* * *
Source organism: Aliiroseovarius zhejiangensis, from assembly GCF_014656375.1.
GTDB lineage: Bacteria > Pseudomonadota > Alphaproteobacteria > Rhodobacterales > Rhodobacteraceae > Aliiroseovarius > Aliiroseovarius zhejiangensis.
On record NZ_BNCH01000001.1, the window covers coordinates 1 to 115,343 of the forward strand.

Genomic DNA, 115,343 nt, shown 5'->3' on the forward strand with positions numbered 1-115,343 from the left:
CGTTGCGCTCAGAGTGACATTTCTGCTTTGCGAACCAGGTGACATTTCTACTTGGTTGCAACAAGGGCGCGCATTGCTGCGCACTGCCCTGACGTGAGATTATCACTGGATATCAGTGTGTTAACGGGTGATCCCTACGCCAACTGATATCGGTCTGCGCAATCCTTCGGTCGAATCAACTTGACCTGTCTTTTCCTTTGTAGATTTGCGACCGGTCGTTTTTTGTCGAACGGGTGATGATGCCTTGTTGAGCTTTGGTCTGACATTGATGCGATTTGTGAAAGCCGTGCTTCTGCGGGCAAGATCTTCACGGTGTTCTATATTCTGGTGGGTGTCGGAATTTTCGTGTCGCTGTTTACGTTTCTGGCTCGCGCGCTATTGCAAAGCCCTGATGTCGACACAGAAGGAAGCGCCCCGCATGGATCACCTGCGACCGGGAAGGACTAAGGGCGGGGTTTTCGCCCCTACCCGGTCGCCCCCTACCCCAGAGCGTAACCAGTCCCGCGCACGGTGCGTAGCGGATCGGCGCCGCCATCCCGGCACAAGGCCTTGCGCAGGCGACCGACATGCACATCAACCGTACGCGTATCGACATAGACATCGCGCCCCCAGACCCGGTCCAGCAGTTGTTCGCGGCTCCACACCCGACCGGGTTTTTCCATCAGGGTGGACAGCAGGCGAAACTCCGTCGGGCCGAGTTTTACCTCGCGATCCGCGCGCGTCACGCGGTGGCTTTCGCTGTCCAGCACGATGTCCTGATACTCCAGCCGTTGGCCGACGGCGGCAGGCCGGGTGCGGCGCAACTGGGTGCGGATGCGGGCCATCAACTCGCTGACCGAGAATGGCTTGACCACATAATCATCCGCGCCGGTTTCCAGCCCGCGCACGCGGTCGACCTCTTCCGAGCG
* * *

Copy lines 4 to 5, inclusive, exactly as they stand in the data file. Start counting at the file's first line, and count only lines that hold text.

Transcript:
Genomic DNA, 115,343 nt, shown 5'->3' on the forward strand with positions numbered 1-115,343 from the left:
CGTTGCGCTCAGAGTGACATTTCTGCTTTGCGAACCAGGTGACATTTCTACTTGGTTGCAACAAGGGCGCGCATTGCTGCGCACTGCCCTGACGTGAGATTATCACTGGATATCAGTGTGTTAACGGGTGATCCCTACGCCAACTGATATCGGTCTGCGCAATCCTTCGGTCGAATCAACTTGACCTGTCTTTTCCTTTGTAGATTTGCGACCGGTCGTTTTTTGTCGAACGGGTGATGATGCCTTGTTGAGCTTTGGTCTGACATTGATGCGATTTGTGAAAGCCGTGCTTCTGCGGGCAAGATCTTCACGGTGTTCTATATTCTGGTGGGTGTCGGAATTTTCGTGTCGCTGTTTACGTTTCTGGCTCGCGCGCTATTGCAAAGCCCTGATGTCGACACAGAAGGAAGCGCCCCGCATGGATCACCTGCGACCGGGAAGGACTAAGGGCGGGGTTTTCGCCCCTACCCGGTCGCCCCCTACCCCAGAGCGTAACCAGTCCCGCGCACGGTGCGTAGCGGATCGGCGCCGCCATCCCGGCACAAGGCCTTGCGCAGGCGACCGACATGCACATCAACCGTACGCGTATCGACATAGACATCGCGCCCCCAGACCCGGTCCAGCAGTTGTTCGCGGCTCCACACCCGACCGGGTTTTTCCATCAGGGTGGACAGCAGGCGAAACTCCGTCGGGCCGAGTTTTACCTCGCGATCCGCGCGCGTCACGCGGTGGCTTTCGCTGTCCAGCACGATGTCCTGATACTCCAGCCGTTGGCCGACGGCGGCAGGCCGGGTGCGGCGCAACTGGGTGCGGATGCGGGCCATCAACTCGCTGACCGAGAATGGCTTGACCACATAATCATCCGCGCCGGTTTCCAGCCCGCGCACGCGGTCGACCTCTTCCGAGCG